Rhodes Island is part of the Dodecanese Island Group, Greece.


access

Rhodes Island, Greece.

By air: With a total of 6–7 daily flights from Athens to Rhodes operated by both Olympic Air and Aegean Airways, Rhodes is easily accessible at all times of year. Its airport is also the hub for local flights within the area to Kastellorizo, Karpathos and Kasos (almost daily), and to Kos, Leros and Astypalaia (three times weekly). There are also daily connections direct to Thessaloniki and to Heraklion (Crete). The airport is 15km southwest of the centre of Rhodes town (€15 by taxi).
By boat: The port of Rhodes is also the principal hub for the Dodecanese Islands, with daily connections to all the principal islands, though the frequency of connections to the lesser islands varies considerably according to season (see entries for individual islands). There are year-round, direct connections by car-ferry to Piraeus (c. 16 hours) every day; and connections to eastern Crete twice weekly. In the holiday season, there are also daily connections (by private carriers) to Marmaris in Turkey. Since the port is large and has several harbours, it is important to ascertain from which part of it a ferry will leave.
The neighbouring island of Chalki is served twice weekly from Rhodes town, but there is a daily service from Kameiros Skala (2 hours). The GNTO office in the New Town (corner of Makariou and Papagou Streets, T. 22410 44335) provides helpful sheets with weekly boat departures, museum opening times, a price-list for taxis and schedules of bus times and fares for the whole island. Its web-site is: www.ando.gr/eot

Rhodes Travel Guide

eating

Rhodes Island, Greece.

Rhodes offers some of the best and most varied eating possibilities in the Aegean— although in the city itself, the visitor will need to explore outside the Old Town to sample the best Greek food. Within the walls of the Old Town, unimaginative and often overpriced tourist-fare prevails; we would suggest only: the -Marco Polo (see lodging, above); Dinoris Restaurant (upper medium price) in a tiny alley across from the entrance to the Archaeological Museum— an elegant and traditional taverna of long standing, one of the few in the Old Town regularly frequented by locals; Photis Restaurant (expensive; open all year) in Menekléous Street—also an elegant and well-established fish restaurant, where the undoubted high quality and presentation of its dishes compensates for the hauteur of the reception and service. At lunchtime, -Indigo (medium price), inside the Nea Agorá market building (at no.105/6) beside Mandraki harbour, offers delicious, finely prepared dishes from the cuisine of Greek Asia Minor. Further afield (but without question worth the short taxi-ride) in Zephyros, southeast of the city centre, is the -Paragadi fish restaurant (medium expensive; corner of Klaude Pepper & Australias Streets: reservation recommended, T. 22410 37775) with an exceptional quality of service and of seafood and fish dishes, prepared in the best and simplest manner. This is one of the best fish restaurants in the Dodecanese. Nearby, open all year, and usually packed with locals, is To Steki tou Cheila (inexpensive) at the southern end of Kodringtonou St., on the corner of Hadjiangelou and Dendrinou Sts: the symiakó (tiny shrimps) and the wine are both fresh and delicious.
Around the island: Mavrikos in Lindos (expensive; reservations, T. 22440 31232) is a fine and justly famous restaurant with pleasing setting, serving many homemade products. The excellent and panoramic -To Limeri tou Listí ("The robber"s den") in Prophilía (T. 22440 61578) in the central south of the island, certainly merits the long journey and represents one of the best places to eat on the island: it has imaginatively and care fully prepared traditional dishes of the highest standard, e.g. a light and unforgettable imam bayaldı. Nearby, Petrino in the picturesque plateia of Váti, is a good country taverna with fresh and unaffected cuisine.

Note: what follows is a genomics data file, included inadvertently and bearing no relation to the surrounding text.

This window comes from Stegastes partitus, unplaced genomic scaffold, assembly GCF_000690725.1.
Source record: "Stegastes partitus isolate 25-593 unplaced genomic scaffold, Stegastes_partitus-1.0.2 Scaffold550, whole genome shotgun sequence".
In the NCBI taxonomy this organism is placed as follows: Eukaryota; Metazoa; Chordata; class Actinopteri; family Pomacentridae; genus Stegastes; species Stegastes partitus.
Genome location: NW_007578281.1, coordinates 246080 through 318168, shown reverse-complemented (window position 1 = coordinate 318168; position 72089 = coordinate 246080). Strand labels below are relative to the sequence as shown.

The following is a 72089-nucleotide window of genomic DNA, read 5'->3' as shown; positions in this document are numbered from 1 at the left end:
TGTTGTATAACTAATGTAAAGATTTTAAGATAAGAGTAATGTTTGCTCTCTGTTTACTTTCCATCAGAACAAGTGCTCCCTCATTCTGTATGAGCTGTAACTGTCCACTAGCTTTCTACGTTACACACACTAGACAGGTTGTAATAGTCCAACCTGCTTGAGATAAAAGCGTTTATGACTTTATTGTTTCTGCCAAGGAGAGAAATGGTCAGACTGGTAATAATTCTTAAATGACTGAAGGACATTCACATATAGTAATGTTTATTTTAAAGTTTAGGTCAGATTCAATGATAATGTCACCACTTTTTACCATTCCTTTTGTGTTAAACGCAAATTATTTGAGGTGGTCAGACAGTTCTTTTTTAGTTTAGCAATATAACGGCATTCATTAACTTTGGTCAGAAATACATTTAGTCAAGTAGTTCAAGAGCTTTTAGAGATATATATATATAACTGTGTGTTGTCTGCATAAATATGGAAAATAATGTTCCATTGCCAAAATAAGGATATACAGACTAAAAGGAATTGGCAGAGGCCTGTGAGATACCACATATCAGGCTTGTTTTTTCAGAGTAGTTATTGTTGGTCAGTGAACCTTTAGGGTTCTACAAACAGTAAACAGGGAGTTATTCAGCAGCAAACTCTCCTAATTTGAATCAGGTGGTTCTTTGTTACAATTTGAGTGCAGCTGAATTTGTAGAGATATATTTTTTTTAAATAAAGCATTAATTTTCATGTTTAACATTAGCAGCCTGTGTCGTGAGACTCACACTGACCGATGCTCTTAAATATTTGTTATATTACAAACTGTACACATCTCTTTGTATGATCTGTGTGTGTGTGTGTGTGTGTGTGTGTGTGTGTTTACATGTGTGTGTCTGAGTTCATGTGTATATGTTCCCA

Rhodes Travel Guide

further reading

Rhodes Island, Greece.

Cecil Torr, Rhodes in Ancient Times and Rhodes in Modern Times (first published by CUP in 1885, both now re-issued by Archaeopress ‘3rd guides’, Oxford); Lawrence Durrell, Reflections on a Marine Venus (Faber & Faber, London, 1953); H.J.A Sire, The Knights of Malta (Yale, London & New Haven, 1994); Vassilis Colonas, Italian Architecture in the Dodecanese Islands, 1912–1943 (Olkos Press, Athens, 2002); Elias Kollias, The Mediaeval City of Rhodes etc.,(Ministry of Culture, Athens, 1998).

Rhodes Travel Guide

lodging

Rhodes Island, Greece.

The most beautiful and characterful place to stay in the Old Town of Rhodes is the -Hotel Marco Polo (T./fax 22410 25562, www. This email address is being protected from spambots. You need JavaScript enabled to view it. ; open May–late Oct) at 42 Aghiou Phanaríou Street, not far from where it joins (the main) Sokrátous Street at the Mehmet Agha Mosque. With architecturally fine rooms of great individuality, and the thoughtful and friendly service that goes with private ownership, this is a memorable place either to stay or just to dine on its imaginative, traditional food in the peace and quiet of a mediaeval walled-garden. Elegant, modern luxury at a higher price, in an enviable location just off the Street of the Knights, is offered by the newly opened -Avalon Boutique Hotel (T./ fax 22410 31438/31439, www.avalonRhodes .gr), which is open all year round. The Old Town also has many small and characterful pensions: worthy of mention are, The Apollo Guesthouse (T. 22410 32003, www.apollo-touristhouse.com) and Hotel Andreas (T. 22410 34156, fax 74285, www.hotelandreas.com), at 28c and 28d Omírou Street respec tively (contiguous, but under separate management) not far from the St John/Koski nou Gate, and overlooking the ancient church of Aghia Kyriaki. Both are relatively inexpensive, and inhabit interesting buildings; the rooms are comfortable, but small. At Ippodámou Street, 61, is the delightful S. Nikolis Hotel (T. 22410 34561, fax 32034, www.s-nikolis.gr). These last three close between late October and the week before Easter. In the winter season, the New Town has a number of hotels which are open year-round and offer more conventional services and convenience. Comfort able and satisfactory, without being too big or expensive, is the A-class Hotel Mediterranean (T. 22410 24661, fax 22828, www.mediterranean. gr), opposite the Casino at 35 Kos Street; most rooms have good sea-views. Exceptional value year-round is represented by the Esperia Hotel (T. 22410 23941–4) at 7 Griva Street which is warm, pleasant and strictly functional: the pool-side rooms are quietest.

Rhodes Travel Guide

practical info

Rhodes Island, Greece.

851 00-09 Rhodes : area 1,401sq. km; perimeter 220km; resident population 115,334; max. altitude 1,216m. Port Authority: 22410 22220, 28888, 28666. Travel and information: www.travel-Rhodes .com

Rhodes Travel Guide